Sixties at 50

Vanderbilt in the 1960s

The Sixties at 50 looks back at one of the most important decades in U.S. history through the rich collections of Vanderbilt’s libraries. Rocked by counterculture and jolted by assassinations, we found ourselves divided by our ideas about generation, race, gender, sexuality, war and politics. Despite abundant optimism for what could be, debates and protests sometimes led to riots.

Civil RightsEarly in the decade, one man orbited the earth and by the end, two men walked on the moon. The Beatles led the British invasion and Bob Dylan changed American music. To Kill a Mockingbird, Catch-22, The Feminine Mystique and The Electric Kool-Aid Acid Test asked us to examine our lives. Our films (Mary Poppins, Cat Ballou, In the Heat of the Night, Midnight Cowboy) brought us both frothy entertainment and social commentary. Art in its pop and op forms influenced the world of design and even crept onto our clothing.

Televisions moved into our living rooms and made us witness to the day’s events—from the Vietnam War to the latest cultural trends. We laughed at the Flying Nun and Leave It to Beaver while Laugh-in, The Smothers Brothers and Peyton Place pushed the censors’ limits.

Our horizons also grew thanks to airlines and interstates that took us further from home, for work and play. The VW was a symbol of the decade, but Americans also saw the advent of the Mustang, Camaro and GTO.

From a half century’s distance, we remember a time when our nation reached for the stars and struggled to find the meaning of equality. At its best, it was a decade of creativity, innovation and courage. The Sixties at 50 ehibition offers a chance to experience this electrifying time. You’ll see major figures of the time as they spoke at Vanderbilt and witness the times that changed our nation.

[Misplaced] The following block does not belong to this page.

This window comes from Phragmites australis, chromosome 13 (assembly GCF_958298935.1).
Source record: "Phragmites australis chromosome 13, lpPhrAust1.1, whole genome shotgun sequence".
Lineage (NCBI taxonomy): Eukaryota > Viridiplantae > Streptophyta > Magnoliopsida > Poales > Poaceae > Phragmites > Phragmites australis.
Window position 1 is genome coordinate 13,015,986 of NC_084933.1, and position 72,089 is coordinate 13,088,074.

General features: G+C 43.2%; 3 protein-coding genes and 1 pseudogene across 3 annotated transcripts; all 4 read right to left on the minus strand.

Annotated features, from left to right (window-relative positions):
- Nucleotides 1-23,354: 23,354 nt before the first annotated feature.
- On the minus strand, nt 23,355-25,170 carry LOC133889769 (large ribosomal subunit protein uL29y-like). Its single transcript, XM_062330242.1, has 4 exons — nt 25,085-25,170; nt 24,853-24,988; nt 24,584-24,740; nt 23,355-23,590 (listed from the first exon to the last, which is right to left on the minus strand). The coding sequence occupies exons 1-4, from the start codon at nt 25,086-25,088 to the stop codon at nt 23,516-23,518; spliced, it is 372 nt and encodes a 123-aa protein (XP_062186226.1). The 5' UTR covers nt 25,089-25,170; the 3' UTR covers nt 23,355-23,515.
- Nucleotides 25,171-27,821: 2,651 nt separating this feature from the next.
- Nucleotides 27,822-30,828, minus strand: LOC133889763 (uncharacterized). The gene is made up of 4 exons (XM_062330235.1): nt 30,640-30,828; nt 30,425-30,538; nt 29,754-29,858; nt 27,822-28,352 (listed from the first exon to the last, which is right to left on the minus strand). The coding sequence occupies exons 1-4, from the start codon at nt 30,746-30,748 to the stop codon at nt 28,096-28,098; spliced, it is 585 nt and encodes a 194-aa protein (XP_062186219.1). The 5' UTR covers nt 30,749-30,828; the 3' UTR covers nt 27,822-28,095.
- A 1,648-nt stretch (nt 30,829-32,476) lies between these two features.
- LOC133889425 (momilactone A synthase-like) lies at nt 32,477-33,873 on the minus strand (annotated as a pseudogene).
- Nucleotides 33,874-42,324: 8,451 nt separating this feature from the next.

Vanderbilt University drew a number of national politicians, celebrities and writers to the campus in the 1960s, many of whom were documented in film by students as part of IMPACT, a symposium that began in 1964 under the leadership of Chancellor Alexander Heard. The program was founded on the belief that it was important to bring discussion to the campus to generate awareness and debate in a changing world. From its beginning, IMPACT was challenging and thoughtful, but it reached a fever pitch in 1967 when Rev. Martin Luther King, Jr., Allen Ginsberg, Strom Thurmond, and Black Panther Stokely Carmichael were invited to participate.

The exhibit includes clips from some of those student IMPACT videos along with film from President John F. Kennedy's 1963 visit to Vanderbilt and a speech by Winthrop Rockefeller from 1968 (who had participated in IMPACT '65). IMPACT is still active today, producing annual symposia on the Vanderbilt campus. For more information about these video clips and the IMPACT collections, visit the University Archives.

Exhibit closed August 14, 2011. View online: Sixties At 50: Vanderbilt in the 1960s